What is the difference between Safe Harbor Plans and New Comparability Plans?
New Comparability Plans are plans that use an age-based disparity for discrimination testing. This type of plan considers the value of $1 contributed to a retirement plan today as being worth more (at retirement) to someone who has 30 years until retirement than it is worth to someone who has 10 years until retirement. It essentially allows us to create an Equivalent Benefit Ratio that lets older employees, even if they are owners of the business, receive a higher percentage of company Profit Sharing Contributions than younger employees.
This type of plan design can also be structured so that each employee is in their own group. This way, Profit Sharing Contributions can be designated so that different employees can receive different benefits. Because this type of plan design requires additional consultation on the design side and expanded discrimination testing on the annual administration of the plan, the cost of the plan is higher.
Traditional 401(k) and/or Profit Sharing Plans are any plans that do not require the extra design consultation and expanded discrimination testing of a New Comparability Plan.
What does the Department of Labor (DOL) require?
DOL compliance can be extremely complex. A 401(k) plan is generally required to file a Form 5500 or Form 5500-SF annually with the Department of Labor. The DOL is generally tasked with the responsibility of ensuring that the rank-and-file employees are provided notices and opportunities of the 401(k) plan as required by the law.
What is a Fidelity Bond?
The Department of Labor (DOL) requires that all retirement plans have an ERISA Section 412 bond (sometimes referred to as an ERISA Fidelity Bond) that insures the retirement plan. The recommended minimum coverage is 10% of plan assets, up to $500,000 of coverage if employer securities are not part of the investment option.
Please see https://www.dol.gov/ebsa/regs/fab2008-4.html for more information.
Is there other insurance that I should obtain?
Fiduciary Liability Insurance for Plan Sponsors is also available. Fiduciary parties can be held responsible for not meeting their employee benefit plan management duties under ERISA. While an ERISA Fidelity bond does not protect personal assets, it should cover the assets of the plan and its beneficiaries in the case of plan mismanagement/misconduct. This type of insurance does not protect the liability of the trustees themselves. but it should protect the sponsors and fiduciaries of the plan from lawyer costs and fines in the event that they are sued for mismanaging the employee benefit plan.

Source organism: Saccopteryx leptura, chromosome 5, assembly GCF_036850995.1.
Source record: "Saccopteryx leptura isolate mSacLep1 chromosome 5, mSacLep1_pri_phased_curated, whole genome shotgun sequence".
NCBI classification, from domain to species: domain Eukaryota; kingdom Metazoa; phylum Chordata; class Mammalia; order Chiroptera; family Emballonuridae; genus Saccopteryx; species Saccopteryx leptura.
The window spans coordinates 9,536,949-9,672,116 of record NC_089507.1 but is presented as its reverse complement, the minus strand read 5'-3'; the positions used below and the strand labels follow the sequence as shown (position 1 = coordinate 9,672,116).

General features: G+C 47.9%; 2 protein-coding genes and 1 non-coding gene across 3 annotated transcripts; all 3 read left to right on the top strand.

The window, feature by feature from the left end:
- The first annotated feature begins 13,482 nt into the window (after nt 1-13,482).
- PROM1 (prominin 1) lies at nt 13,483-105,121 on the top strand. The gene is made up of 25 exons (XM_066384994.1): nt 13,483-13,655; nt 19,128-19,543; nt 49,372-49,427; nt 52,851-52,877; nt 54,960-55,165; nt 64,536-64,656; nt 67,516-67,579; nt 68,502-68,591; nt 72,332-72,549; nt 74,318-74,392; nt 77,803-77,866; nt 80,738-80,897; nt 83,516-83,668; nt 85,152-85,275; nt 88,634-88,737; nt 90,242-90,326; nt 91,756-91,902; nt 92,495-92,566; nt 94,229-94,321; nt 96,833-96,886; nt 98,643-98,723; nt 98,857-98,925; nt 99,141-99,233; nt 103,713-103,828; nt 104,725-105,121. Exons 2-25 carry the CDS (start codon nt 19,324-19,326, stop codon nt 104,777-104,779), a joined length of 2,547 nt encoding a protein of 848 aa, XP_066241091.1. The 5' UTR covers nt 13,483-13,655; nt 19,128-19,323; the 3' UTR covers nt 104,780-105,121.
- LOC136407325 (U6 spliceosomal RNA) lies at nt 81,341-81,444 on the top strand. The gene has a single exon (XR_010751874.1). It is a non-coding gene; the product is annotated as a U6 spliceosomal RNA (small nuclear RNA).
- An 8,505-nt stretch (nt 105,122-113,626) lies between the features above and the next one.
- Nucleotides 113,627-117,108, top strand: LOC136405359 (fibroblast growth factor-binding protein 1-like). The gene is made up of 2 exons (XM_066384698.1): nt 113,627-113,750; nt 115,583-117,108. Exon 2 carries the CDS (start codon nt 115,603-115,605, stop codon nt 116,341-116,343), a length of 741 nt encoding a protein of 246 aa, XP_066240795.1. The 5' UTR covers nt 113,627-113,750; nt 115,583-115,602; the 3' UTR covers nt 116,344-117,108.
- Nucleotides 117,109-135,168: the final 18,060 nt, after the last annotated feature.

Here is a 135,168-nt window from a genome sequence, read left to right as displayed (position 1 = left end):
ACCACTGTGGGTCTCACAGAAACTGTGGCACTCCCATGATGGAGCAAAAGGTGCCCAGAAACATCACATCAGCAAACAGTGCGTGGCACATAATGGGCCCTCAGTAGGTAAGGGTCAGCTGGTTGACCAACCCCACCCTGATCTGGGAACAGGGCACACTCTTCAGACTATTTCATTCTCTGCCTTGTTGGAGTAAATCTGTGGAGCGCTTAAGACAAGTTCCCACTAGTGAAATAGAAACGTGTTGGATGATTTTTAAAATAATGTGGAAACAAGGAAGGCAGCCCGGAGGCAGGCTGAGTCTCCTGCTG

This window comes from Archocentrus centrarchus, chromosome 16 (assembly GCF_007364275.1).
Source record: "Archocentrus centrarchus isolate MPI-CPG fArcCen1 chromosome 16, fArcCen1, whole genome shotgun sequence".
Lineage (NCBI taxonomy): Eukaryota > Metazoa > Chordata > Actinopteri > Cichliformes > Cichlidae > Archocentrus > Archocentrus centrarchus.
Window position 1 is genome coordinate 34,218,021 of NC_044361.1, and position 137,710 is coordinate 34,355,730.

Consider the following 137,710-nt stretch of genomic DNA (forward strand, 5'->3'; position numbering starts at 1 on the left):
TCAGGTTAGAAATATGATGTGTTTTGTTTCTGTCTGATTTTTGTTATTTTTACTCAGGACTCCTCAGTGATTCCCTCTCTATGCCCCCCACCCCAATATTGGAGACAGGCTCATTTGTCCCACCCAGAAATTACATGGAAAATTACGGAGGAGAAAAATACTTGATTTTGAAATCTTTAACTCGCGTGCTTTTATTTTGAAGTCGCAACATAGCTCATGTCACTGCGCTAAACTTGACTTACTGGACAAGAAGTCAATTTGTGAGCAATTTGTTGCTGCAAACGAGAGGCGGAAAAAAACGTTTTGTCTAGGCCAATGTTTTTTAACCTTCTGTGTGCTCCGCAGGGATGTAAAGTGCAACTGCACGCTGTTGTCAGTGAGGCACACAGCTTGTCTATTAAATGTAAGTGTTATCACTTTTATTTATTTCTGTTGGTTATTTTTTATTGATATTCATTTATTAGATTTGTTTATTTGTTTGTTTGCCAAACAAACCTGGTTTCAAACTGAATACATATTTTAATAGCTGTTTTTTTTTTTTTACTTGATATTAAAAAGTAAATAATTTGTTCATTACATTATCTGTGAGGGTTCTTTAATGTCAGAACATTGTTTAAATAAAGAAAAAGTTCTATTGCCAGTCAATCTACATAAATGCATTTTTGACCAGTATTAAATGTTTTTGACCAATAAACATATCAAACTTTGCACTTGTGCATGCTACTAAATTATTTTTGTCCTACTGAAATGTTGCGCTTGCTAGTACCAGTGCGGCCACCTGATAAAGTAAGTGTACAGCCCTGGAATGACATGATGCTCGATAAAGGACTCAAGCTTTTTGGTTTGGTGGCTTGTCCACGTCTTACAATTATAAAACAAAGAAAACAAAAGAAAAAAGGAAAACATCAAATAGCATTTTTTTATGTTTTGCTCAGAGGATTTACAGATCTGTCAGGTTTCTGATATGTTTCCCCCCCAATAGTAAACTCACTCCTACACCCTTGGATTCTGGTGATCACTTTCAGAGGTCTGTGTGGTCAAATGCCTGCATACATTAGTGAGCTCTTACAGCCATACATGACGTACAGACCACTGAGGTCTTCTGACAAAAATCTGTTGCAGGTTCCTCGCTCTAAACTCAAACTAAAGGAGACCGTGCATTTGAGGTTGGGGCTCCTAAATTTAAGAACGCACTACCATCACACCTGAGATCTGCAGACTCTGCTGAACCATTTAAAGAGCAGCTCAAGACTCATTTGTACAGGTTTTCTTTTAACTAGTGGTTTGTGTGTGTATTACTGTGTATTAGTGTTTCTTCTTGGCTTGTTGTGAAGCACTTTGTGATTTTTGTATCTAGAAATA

How can sponsoring a retirement plan help me?
Retirement plans can help a company and its owners in the following ways:
- Retirement benefits encourage allegiance from employees.
- Tax credits may be available for the cost of starting a retirement plan.
- Tax deductions are allowed for employer contributions.
- Depending on plan design and demographics, it is possible for the owner of the company to realize significant Federal and State income tax savings.
What is the timeframe to set up a 401(k) or Profit Sharing Plan?
Once a decision has been made to establish a retirement plan, it usually takes 6-8 weeks to get the plan designed, communicate the plan design to the record keeper as well as contribution information, get the disclosures from the TPA and the record keeper, and conduct enrollment meetings with your employees, the financial advisor, and the record keeper and/or TPA.
What is a “Safe Harbor” plan?
A Safe Harbor plan is one that is deemed eligible to pass most of the discrimination tests. Generally, there are two types of safe harbor plans: a safe harbor match, where the employer only has to contribute (usually maxing out at 4% of compensation) if the employees make salary deferrals into the plan; and a safe harbor non-elective, where the employer must make a contribution (usually 3% of compensation) into each eligible participant’s account. These plans allow the owners to potentially defer from their compensation the maximum amount allowed by the IRS, without that amount being dependent on what the rank and file employees contribute.
Is there a deadline to establish a Safe Harbor plan?
Safe Harbor plans must have at least 3 months in a plan year. If you want your plan to operate on a calendar year, then the plan must be effective by October 1st. This means that generally, a decision to start a safe harbor retirement plan must be made around August 1st.
Cash Balance Plans
While most of the work that we do is with defined contribution plans we do coordinate with a number of companies to be able to offer the best that a defined contribution plan and a defined benefit plan can offer. Please contact us to see if one of these plans may be a good fit for your situation.
Defined Contribution Plan Limits
The IRS updates most defined contribution plan limits as a result of the Cost of Living Adjustments meeting certain thresholds to increase limits. These adjustments are usually released toward the end of October each year. Toward the end of October 2017, the following were released for the 2018 calendar year: